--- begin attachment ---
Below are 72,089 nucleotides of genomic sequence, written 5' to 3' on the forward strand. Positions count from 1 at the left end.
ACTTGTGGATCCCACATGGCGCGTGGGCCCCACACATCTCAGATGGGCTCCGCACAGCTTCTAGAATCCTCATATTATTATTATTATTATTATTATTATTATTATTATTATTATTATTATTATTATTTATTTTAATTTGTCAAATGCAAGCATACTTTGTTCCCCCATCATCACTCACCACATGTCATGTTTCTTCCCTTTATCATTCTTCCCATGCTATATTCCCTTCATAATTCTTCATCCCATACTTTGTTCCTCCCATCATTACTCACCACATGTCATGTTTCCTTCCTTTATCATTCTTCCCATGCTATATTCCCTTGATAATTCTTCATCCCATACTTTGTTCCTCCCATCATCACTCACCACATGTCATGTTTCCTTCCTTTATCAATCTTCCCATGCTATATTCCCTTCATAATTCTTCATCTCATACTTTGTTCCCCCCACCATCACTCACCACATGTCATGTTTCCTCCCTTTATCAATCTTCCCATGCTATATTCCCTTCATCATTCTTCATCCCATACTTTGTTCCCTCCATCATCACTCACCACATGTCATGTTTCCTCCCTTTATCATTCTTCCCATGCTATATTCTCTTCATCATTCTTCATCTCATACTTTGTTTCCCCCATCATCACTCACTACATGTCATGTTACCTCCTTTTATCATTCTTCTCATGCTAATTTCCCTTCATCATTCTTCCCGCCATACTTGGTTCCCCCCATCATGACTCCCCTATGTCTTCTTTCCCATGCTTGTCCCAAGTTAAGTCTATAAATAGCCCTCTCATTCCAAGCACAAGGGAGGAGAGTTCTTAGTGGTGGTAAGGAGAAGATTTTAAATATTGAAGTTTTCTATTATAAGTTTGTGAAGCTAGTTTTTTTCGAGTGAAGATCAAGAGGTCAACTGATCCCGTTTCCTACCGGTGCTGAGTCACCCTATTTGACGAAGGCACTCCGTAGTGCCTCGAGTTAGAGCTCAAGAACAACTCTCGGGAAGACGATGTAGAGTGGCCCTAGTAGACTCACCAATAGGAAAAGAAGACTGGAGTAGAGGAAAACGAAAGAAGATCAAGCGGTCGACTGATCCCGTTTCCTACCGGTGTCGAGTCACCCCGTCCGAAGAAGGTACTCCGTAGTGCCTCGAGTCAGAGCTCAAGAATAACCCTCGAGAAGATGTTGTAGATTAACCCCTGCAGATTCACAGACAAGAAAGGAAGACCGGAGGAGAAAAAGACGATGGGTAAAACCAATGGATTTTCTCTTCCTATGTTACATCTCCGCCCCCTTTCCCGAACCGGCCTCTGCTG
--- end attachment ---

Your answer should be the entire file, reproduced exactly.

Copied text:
Below are 72,089 nucleotides of genomic sequence, written 5' to 3' on the forward strand. Positions count from 1 at the left end.
ACTTGTGGATCCCACATGGCGCGTGGGCCCCACACATCTCAGATGGGCTCCGCACAGCTTCTAGAATCCTCATATTATTATTATTATTATTATTATTATTATTATTATTATTATTATTATTATTATTTATTTTAATTTGTCAAATGCAAGCATACTTTGTTCCCCCATCATCACTCACCACATGTCATGTTTCTTCCCTTTATCATTCTTCCCATGCTATATTCCCTTCATAATTCTTCATCCCATACTTTGTTCCTCCCATCATTACTCACCACATGTCATGTTTCCTTCCTTTATCATTCTTCCCATGCTATATTCCCTTGATAATTCTTCATCCCATACTTTGTTCCTCCCATCATCACTCACCACATGTCATGTTTCCTTCCTTTATCAATCTTCCCATGCTATATTCCCTTCATAATTCTTCATCTCATACTTTGTTCCCCCCACCATCACTCACCACATGTCATGTTTCCTCCCTTTATCAATCTTCCCATGCTATATTCCCTTCATCATTCTTCATCCCATACTTTGTTCCCTCCATCATCACTCACCACATGTCATGTTTCCTCCCTTTATCATTCTTCCCATGCTATATTCTCTTCATCATTCTTCATCTCATACTTTGTTTCCCCCATCATCACTCACTACATGTCATGTTACCTCCTTTTATCATTCTTCTCATGCTAATTTCCCTTCATCATTCTTCCCGCCATACTTGGTTCCCCCCATCATGACTCCCCTATGTCTTCTTTCCCATGCTTGTCCCAAGTTAAGTCTATAAATAGCCCTCTCATTCCAAGCACAAGGGAGGAGAGTTCTTAGTGGTGGTAAGGAGAAGATTTTAAATATTGAAGTTTTCTATTATAAGTTTGTGAAGCTAGTTTTTTTCGAGTGAAGATCAAGAGGTCAACTGATCCCGTTTCCTACCGGTGCTGAGTCACCCTATTTGACGAAGGCACTCCGTAGTGCCTCGAGTTAGAGCTCAAGAACAACTCTCGGGAAGACGATGTAGAGTGGCCCTAGTAGACTCACCAATAGGAAAAGAAGACTGGAGTAGAGGAAAACGAAAGAAGATCAAGCGGTCGACTGATCCCGTTTCCTACCGGTGTCGAGTCACCCCGTCCGAAGAAGGTACTCCGTAGTGCCTCGAGTCAGAGCTCAAGAATAACCCTCGAGAAGATGTTGTAGATTAACCCCTGCAGATTCACAGACAAGAAAGGAAGACCGGAGGAGAAAAAGACGATGGGTAAAACCAATGGATTTTCTCTTCCTATGTTACATCTCCGCCCCCTTTCCCGAACCGGCCTCTGCTG